Spearhead Opinion – 19.02.2019
By Farrukh Karamat
Senior Research Coordinator, Spearhead Research
The Saudi Crown Prince, aka MBS, made his much awaited visit to Pakistan amidst much fanfare by the Government. The trip was delayed by one day and lasted for less than a day. No effort was spared to welcome the esteemed visitor in a truly Royal style. The Prime Minister himself drove MBS to the Prime Minister House, where arrangements had been made for his stay. A Guard of Honour was presented by the Armed Forces followed by a dinner and a lunch at the Presidency, where MBS and the Prime Minister travelled in a horse drawn carriage escorted by a smartly turned out contingent of the President’s Body Guard. The opposition leadership was deliberately barred from attending the dinner, as they were not deemed fit for the occasion, based on the cases pending against them. Apparently Islamabad was brought to a standstill as the Schools. Offices and Businesses remained closed and Section 144 was in force, with disrupted cell phone services. This was on top of the security arrangements made by the Saudis with their own team that had been flown in to ensure ‘foolproof’ security for MBS.
The Prime Minister in the joint press conference stated that if MBS had contested the elections today, he would have gotten more votes than the PTI Prime Minister. He also said that the Prime Minister House would always be available for the stay of the Saudi Crown Prince whenever he chose to visit Pakistan. In effect this means that the option of converting the Prime Minister House into a University has been shelved and it is now designated as a Royal Residence. The Saudi Crown Prince hinted at Pakistan being a part of the Greater Middle East on the eastern border – a significant statement given the current regional political situation.
Then came the signing of the Memorandum of Understanding (MoU) for potential investment by the Saudis in Pakistan totaling around US$20 Billion, including an oil refinery in the Gwadar area. The Saudi Foreign Minister in a separate press briefing categorically stated that the proposed investment was based on the viability of the projects and the potential of Pakistan, and should not be construed as Charity.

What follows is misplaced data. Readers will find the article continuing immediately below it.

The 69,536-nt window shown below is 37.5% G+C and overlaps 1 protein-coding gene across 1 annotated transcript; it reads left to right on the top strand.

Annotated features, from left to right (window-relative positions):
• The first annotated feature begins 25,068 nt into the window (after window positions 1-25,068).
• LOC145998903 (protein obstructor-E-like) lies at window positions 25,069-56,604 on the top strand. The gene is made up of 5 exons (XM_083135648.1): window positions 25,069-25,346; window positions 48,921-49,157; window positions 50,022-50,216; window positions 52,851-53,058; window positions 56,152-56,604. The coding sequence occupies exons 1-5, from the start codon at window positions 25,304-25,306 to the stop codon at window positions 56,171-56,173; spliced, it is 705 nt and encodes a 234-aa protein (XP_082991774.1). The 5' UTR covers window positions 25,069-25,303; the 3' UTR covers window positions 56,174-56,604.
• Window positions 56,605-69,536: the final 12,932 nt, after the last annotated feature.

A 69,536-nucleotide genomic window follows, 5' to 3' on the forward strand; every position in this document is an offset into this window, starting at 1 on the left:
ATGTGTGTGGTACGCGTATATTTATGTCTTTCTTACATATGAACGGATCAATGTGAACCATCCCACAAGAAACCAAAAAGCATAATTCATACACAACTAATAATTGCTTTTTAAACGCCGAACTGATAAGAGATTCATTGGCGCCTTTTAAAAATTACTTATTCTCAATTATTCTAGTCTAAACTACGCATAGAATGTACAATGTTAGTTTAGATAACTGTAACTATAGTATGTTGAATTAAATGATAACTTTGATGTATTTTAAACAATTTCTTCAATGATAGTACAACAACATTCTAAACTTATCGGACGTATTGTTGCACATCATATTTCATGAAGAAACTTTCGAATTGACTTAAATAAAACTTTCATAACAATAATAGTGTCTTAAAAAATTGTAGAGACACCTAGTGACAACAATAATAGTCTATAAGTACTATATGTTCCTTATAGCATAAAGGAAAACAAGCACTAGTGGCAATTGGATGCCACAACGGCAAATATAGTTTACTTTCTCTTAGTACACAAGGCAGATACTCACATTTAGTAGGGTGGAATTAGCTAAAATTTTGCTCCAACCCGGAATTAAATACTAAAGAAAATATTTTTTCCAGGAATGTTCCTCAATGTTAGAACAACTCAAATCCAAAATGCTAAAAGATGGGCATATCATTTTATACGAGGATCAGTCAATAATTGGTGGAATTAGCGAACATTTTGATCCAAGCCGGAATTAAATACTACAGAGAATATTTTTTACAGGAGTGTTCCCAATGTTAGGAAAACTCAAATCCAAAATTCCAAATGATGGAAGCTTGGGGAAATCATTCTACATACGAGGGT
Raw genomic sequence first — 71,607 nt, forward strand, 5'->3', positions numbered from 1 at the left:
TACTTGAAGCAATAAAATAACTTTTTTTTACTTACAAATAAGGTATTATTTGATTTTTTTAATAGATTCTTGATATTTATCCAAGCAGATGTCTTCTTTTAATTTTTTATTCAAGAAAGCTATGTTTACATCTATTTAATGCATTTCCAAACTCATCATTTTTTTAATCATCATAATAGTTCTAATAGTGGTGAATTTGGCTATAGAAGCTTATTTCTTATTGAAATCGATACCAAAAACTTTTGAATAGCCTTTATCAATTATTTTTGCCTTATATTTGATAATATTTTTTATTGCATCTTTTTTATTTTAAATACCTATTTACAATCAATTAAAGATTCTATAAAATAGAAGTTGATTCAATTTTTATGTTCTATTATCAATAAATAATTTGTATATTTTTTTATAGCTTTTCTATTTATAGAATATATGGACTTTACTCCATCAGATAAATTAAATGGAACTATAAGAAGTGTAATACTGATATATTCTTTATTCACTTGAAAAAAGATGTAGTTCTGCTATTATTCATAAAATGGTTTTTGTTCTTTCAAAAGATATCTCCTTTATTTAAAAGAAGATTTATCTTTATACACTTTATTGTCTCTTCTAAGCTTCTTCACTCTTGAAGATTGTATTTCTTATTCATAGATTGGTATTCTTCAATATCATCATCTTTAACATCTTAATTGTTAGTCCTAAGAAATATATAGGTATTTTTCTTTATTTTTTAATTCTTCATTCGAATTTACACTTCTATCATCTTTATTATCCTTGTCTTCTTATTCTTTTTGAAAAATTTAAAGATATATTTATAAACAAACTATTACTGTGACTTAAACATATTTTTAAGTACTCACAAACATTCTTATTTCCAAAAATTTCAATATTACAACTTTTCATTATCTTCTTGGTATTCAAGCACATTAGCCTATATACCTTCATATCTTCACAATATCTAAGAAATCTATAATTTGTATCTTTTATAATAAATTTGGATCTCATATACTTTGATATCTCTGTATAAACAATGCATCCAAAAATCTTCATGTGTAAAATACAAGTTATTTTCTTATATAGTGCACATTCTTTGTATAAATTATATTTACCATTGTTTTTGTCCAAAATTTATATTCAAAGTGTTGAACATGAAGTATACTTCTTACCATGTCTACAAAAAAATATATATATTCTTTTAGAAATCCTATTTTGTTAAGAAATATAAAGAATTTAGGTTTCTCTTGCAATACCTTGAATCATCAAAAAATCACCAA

It should be clear that a “memorandum of understanding (MOU) is a nonbinding agreement between two or more parties outlining the terms and details of an understanding, including each parties’ requirements and responsibilities. An MOU is often the first stage in the formation of a formal contract.”
While the Mou’s are a welcome step for the potential development of the Oil, Power and Tourism sectors, they are far from final and will have a relatively long gestation period. To put the scale of investment in perspective, Saudi Arabia is currently investing US$44 Billion in an oil refinery in India and the focus of the current visit of the Saudi contingent to India is on Trade and investment as the Kingdom diversifies out of Oil. The proposed investments are a welcome step and one hopes that these will convert into final agreements and investments, it is a medium-to-long term venture that will take time to materialize. Till such time that the details and terms of the MoUs are made publicly available it is hard to assess their actual impact on Pakistan’s economy or comment on their viability.